Seneca Capital, the second-largest shareholder in Dynegy Inc., opposes billionaire investor Carl Icahn’s $665 million bid to buy the U.S. power producer, saying the company may be worth more than three times that amount.
Shareholders should reject Icahn Enterprise LP’s $5.50-a- share bid, announced on Dec. 15, the hedge fund said in a statement today. Dynegy, the third-largest independent power producer, is worth as much as $7 a share today and may rise to $18 a share once economic recovery revives demand for power from its plants, New York-based Seneca said.
Seneca, which has tried to secure two seats on Dynegy’s board for its own candidates, said the current board’s approval of the sale shows a “reckless disregard” for its duties.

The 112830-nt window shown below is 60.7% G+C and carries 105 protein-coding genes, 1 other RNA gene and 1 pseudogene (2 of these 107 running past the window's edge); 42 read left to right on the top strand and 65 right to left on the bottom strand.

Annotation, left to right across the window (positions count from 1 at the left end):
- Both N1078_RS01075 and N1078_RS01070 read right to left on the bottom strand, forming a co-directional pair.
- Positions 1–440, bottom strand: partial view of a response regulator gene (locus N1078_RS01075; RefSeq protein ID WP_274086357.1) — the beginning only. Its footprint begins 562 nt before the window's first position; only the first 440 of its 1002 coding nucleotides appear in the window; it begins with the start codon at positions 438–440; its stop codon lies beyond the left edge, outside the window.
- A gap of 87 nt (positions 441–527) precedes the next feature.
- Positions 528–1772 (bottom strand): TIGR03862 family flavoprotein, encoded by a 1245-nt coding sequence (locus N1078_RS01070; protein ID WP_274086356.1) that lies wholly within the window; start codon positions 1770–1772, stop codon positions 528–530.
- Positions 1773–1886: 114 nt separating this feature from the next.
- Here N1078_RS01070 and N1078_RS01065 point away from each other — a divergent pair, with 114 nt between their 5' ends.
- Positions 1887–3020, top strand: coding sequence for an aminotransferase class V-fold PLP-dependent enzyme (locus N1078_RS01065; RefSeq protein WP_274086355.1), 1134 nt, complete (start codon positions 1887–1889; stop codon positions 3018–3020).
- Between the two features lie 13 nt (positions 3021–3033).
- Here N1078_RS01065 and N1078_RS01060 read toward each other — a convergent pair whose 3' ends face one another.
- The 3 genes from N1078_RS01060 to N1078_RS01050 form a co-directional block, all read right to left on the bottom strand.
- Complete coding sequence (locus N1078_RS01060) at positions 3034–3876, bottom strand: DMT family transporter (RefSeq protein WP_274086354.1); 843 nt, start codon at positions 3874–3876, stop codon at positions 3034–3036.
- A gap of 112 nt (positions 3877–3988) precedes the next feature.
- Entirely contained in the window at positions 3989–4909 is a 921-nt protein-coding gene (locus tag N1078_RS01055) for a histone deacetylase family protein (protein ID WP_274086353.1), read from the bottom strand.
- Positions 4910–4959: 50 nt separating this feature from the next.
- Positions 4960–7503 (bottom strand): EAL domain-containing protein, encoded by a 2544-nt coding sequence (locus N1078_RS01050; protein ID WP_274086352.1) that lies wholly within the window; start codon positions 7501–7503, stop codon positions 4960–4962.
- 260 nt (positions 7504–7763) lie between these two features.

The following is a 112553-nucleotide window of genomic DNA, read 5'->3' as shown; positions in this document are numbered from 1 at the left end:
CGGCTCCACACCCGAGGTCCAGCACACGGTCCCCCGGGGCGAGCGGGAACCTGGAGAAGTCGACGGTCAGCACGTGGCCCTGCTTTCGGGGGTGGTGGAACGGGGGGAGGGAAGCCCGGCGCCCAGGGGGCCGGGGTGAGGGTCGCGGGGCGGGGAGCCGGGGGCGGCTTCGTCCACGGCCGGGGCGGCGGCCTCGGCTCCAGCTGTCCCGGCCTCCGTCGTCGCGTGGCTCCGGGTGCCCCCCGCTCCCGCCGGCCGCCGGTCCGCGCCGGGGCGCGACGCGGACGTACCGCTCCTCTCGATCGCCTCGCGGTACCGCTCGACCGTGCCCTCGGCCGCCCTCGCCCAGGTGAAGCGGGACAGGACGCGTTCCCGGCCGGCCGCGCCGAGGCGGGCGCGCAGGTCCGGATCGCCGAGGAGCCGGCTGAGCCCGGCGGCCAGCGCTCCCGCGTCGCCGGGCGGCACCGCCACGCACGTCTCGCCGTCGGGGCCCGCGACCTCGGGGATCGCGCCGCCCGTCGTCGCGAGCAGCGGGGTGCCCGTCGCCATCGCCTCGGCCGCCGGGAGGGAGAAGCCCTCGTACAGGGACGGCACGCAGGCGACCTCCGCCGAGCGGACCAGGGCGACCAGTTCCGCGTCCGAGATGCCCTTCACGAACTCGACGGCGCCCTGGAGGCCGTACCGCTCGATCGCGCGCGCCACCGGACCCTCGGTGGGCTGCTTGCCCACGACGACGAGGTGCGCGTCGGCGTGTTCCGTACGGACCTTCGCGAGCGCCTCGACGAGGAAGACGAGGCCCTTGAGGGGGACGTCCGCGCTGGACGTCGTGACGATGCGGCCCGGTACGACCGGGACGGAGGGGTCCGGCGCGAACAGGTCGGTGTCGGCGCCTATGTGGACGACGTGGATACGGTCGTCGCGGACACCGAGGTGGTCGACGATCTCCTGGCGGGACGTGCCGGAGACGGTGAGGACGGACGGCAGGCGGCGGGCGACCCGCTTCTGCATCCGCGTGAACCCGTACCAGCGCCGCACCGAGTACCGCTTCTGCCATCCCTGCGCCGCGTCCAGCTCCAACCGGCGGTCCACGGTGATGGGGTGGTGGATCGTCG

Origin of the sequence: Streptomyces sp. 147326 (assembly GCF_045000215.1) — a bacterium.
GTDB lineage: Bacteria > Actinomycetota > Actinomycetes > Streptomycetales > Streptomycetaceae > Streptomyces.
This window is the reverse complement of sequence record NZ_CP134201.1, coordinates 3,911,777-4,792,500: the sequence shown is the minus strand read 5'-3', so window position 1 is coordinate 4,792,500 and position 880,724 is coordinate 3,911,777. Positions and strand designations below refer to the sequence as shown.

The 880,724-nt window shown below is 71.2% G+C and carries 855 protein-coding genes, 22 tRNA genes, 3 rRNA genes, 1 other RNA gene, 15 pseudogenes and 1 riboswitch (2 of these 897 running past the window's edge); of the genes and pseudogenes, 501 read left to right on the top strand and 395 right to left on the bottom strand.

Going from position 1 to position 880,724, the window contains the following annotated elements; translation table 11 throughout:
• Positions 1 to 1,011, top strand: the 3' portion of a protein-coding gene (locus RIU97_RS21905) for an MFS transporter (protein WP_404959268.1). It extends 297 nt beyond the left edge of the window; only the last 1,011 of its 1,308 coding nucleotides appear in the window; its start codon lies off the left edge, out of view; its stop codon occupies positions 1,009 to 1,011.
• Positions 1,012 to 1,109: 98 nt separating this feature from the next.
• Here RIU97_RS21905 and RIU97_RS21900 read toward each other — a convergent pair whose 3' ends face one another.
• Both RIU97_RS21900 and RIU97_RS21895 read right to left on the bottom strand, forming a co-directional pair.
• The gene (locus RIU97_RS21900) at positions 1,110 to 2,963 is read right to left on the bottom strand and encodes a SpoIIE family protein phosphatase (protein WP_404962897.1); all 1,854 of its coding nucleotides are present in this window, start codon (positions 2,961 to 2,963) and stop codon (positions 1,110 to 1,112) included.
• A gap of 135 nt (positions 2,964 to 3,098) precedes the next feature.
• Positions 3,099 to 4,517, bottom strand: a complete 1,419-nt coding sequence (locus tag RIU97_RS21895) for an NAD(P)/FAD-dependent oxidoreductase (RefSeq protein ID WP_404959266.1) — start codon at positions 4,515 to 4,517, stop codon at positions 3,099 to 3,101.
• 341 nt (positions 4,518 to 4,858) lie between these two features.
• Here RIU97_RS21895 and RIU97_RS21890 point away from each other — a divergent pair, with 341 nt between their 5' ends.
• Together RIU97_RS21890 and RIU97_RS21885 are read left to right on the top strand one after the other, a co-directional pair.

“Dynegy’s continued mission to impose a transaction upon shareholders at any price -- and at any cost -- is a brazen attempt to disenfranchise shareholders and seize management’s $38 million change-of-control severance,” Seneca said.
Seneca joined with Icahn in opposing a $5-a-share bid for Dynegy by Blackstone Group LP in November. That deal was abandoned because it lacked the support of a majority of shareholders. Seneca says Icahn’s bid is insufficient and indicates the board hasn’t carefully reviewed its options to run Dynegy as a standalone company.
Dynegy will continue looking for better offers until Jan. 24 and Icahn has agreed to support a better all-cash bid if he can’t top it, David Byford, a spokesman for the power producer, said in an e-mailed statement.
“The Icahn offer, coupled with the company’s ability to continue soliciting superior offers, is a very positive outcome for all Dynegy shareholders,” Byford said.
Dynegy rose 4 cents to $5.67 at 4:05 p.m. in New York Stock Exchange composite trading. The shares have fallen 38 percent this year.
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